- If you think your writers would find letter-writing guidance useful, you can forward them the following message(s): LoR Guide for Faculty; LoR Guide for Organizational Supervisors
- Download each file after logging in with your UT EID. Attach the file to your email requesting the rec letters, along with the completed Applicant History Questionnaire.
- Ask your letter writers to address specific traits required of each fellowship (e.g. a leadership letter or a letter attesting to your scholastic abilities regarding a specialized field of study).
- Indicate where relevant that you are willing to waive your right to see the letters.
- Make sure you have asked for the appropriate number of letters required for each fellowship.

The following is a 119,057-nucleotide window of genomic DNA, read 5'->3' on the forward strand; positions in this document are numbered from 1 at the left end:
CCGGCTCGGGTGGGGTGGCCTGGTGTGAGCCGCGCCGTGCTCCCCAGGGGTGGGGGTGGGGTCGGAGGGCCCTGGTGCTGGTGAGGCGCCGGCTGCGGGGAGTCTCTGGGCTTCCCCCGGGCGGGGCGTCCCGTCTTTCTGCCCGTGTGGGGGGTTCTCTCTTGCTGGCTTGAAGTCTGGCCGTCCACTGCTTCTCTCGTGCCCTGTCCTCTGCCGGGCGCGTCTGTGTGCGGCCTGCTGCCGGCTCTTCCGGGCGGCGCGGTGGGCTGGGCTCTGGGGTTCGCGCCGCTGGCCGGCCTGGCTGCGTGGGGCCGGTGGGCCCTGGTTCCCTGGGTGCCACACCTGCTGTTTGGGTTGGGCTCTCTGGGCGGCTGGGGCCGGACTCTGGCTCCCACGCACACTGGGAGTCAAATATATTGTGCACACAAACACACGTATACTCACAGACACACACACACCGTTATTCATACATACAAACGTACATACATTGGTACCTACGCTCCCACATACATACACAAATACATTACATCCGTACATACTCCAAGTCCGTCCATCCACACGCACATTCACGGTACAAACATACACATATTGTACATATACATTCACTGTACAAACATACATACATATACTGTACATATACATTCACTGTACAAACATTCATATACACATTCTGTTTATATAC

Should you require more guidance in this process, do not hesitate to contact the Office of Distinguished & Postgraduate Scholarships directly.
Many applications require applicants to provide a statement of purpose, an academic statement, and/or essay responses. Preparing a competitive application takes time and dedication. Applicants are encouraged to begin drafting their statements and/or essay responses early.
The following are a few tips to help you prepare a competitive personal statement or essay:
- Carefully review the prompt. It is important to understand and address all aspects of the prompt in your statement or essay.
- Clearly articulate your academic and professional goals. Reviewers should be able to understand what your goals are and why this scholarship and/or the proposed program of study is of interest to you.
- Reflect on the impactful experiences that have shaped you and your goals. Connect these experiences to help the reader understand your mission – the impact you want to make on the world.
- Write short, clear, vivid sentences.